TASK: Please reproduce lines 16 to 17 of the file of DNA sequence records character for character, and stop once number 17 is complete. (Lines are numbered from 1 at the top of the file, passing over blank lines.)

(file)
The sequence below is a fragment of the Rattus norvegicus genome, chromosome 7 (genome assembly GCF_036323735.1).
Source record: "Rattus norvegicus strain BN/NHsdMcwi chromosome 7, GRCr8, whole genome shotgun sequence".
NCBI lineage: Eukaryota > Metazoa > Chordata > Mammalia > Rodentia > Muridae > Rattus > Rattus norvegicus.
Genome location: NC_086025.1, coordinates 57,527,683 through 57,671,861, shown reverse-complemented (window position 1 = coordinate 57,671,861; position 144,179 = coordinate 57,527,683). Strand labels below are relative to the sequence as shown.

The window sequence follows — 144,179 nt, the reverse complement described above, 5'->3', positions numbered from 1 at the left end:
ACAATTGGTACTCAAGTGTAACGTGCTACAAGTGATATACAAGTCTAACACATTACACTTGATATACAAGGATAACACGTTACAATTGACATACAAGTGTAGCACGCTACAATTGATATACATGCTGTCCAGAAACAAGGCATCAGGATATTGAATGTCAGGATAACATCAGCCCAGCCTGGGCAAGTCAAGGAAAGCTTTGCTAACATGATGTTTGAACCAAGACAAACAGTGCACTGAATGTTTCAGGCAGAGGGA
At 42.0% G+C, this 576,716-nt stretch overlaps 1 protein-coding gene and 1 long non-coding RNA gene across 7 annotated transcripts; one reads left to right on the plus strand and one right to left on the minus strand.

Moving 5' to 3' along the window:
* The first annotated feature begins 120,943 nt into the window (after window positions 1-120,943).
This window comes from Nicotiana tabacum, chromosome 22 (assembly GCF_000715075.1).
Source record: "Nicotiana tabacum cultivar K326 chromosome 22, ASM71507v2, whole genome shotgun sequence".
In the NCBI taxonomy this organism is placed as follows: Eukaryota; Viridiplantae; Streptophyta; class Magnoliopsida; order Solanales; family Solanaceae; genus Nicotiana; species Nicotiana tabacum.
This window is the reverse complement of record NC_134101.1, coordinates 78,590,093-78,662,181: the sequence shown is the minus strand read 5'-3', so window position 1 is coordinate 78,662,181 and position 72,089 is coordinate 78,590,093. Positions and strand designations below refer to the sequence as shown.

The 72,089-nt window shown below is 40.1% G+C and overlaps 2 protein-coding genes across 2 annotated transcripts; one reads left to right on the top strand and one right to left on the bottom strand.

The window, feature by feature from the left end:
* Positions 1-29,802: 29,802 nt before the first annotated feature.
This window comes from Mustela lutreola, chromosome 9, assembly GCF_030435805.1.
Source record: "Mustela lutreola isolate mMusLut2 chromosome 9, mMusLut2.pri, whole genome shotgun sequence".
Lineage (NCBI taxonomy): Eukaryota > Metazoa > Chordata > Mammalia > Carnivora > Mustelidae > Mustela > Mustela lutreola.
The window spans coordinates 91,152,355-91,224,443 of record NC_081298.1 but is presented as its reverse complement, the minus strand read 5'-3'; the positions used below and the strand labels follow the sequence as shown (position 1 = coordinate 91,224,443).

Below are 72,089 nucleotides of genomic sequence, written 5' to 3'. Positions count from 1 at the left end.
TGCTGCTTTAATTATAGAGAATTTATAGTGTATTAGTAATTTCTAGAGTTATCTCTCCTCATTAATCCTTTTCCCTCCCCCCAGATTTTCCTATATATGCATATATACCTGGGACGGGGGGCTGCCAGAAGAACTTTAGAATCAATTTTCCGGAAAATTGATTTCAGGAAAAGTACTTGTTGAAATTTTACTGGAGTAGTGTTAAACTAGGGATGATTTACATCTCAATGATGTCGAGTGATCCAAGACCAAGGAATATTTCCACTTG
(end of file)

* Positions 1-29,802: 29,802 nt before the first annotated feature.
This window comes from Mustela lutreola, chromosome 9, assembly GCF_030435805.1.